Take, for example, the scene on the shore of the Sea of Tiberias when the Resurrected Christ commissioned Peter to take care of His sheep and lambs. Saint John provides us with the details, but because English translations do not render the exact play of words and so miss the different layers of meaning embedded in the original Greek text, we now insert the actual Greek words for love:
- 15 When they had finished breakfast, Jesus said to Simon Peter, “Simon son of John, do you αγαπας (agapas) me more than these?” He said to him, “Yes, Lord; you know that I φιλο (philo) you.” Jesus said to him, “Feed my lambs.” 16 A second time he said to him, “Simon son of John, do you αγαπας (agapas) me?” He said to him, “Yes, Lord; you know that I φιλο (philo) you.” Jesus said to him, “Tend my sheep.” 17 He said to him the third time, “Simon son of John, do you φιλεις (phileis) me?” Peter felt hurt because he said to him the third time, “Do you φιλεις (phileis) me?” And he said to him, “Lord, you know everything; you know that I φιλο (philo) you.” Jesus said to him, “Feed my sheep. (John 21:15-17)
What the original Greek text reveals is that Jesus in his first two questions sought from Peter the agape-love and only settled for the word phileo the third time, while Peter used the word phileo all three times. Agape -love is intense, complete, devoted, and sacrificial love. Nobody should boast of it too lightly. Phileo-love, on the other hand, refers only to friendly love. So Peter, who knows that he has been boastful but fell miserably short, humbly suggests that he is only capable of the lesser degree of love, admitting that he s able only of treating Jesus as a friend. In adopting the same friendly love in his third question, Jesus shows that he is willing to accept Peter where he is and as he is.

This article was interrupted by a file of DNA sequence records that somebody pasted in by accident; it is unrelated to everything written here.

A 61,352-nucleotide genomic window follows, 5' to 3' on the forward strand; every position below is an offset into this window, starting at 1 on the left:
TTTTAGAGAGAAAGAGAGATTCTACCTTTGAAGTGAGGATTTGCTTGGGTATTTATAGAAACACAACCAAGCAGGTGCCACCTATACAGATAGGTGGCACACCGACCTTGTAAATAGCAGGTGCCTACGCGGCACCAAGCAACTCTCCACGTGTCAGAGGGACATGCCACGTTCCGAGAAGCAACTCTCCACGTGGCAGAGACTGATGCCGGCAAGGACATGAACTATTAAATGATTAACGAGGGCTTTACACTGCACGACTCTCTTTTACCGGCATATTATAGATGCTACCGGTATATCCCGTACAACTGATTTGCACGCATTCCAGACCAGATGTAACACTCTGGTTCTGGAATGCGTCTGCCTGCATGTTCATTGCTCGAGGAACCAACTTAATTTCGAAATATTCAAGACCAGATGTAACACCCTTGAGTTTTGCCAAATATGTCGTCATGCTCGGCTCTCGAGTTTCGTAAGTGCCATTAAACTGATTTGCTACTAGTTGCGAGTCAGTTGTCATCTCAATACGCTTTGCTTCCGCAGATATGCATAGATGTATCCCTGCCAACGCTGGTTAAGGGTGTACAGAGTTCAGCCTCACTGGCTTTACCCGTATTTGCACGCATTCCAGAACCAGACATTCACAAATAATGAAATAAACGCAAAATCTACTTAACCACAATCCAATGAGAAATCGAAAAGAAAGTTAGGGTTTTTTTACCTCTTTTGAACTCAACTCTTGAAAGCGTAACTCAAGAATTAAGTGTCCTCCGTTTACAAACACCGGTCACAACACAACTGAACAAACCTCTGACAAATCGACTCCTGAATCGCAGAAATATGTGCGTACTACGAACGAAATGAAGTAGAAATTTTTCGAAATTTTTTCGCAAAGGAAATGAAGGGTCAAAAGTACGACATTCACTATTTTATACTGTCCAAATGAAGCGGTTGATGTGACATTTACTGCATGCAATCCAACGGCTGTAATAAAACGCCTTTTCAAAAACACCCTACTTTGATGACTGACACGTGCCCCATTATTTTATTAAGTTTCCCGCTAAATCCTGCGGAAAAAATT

There are three important life-lessons to be learned right there:
- First, Peter’s story suggests that anyone may have messed up somewhere, sometime. That’s no big deal and is no reason for giving up on the Lord or to hide from him. The big deal is to get right with God, which is to return to Him, in humility, with our hat in our hands and beg for forgiveness and guidance. Scriptures assure us in Jeremiah 3:22, “Return, O faithless children, I will heal your faithlessness.” Herein lies the Christian journey of sin, repentance and return to the Lord. So long as we return repentant, we are certain to be welcomed with open arms by a forgiving and reconciling God who heaps love and grace upon us.
- Second, it is not good to boast of any incredible level of love we have for Jesus, lest we fall, and fall miserably. If we have to boast, let us boast of the undeserved sacrificial love that Jesus has for us. Herein lies the essential element of humility crucial for Christian life and ministry.
- Finally, notice that every time Peter answers with humility, Jesus commissions him as shepherd for Jesus’ flock – “feed my sheep”, “feed my lambs”. Herein lies Christ’s crucial teaching on the servant Church. Power in the Church is legitimately exercised only as what Sr. Wendy Beckett calls “a grievous responsibility, a crushing burden that the chosen shepherd is called to bear for the sake of the kingdom” of God and not personal kingdoms. Knowing that the desire for power is deep in human nature, Jesus of the Gospels has repeatedly taught by words and example that he came to serve and not to be served. The need to purify the human desire for power lies deep in the Christian calling as an urgent imperative at all times. The morning conversation by the shore of the Sea of Galilee draws from Peter that purified promise of love which we are all called as Christians to emulate.
Copyright © Dr. Jeffrey & Angie Goh, July 2019. All rights reserved.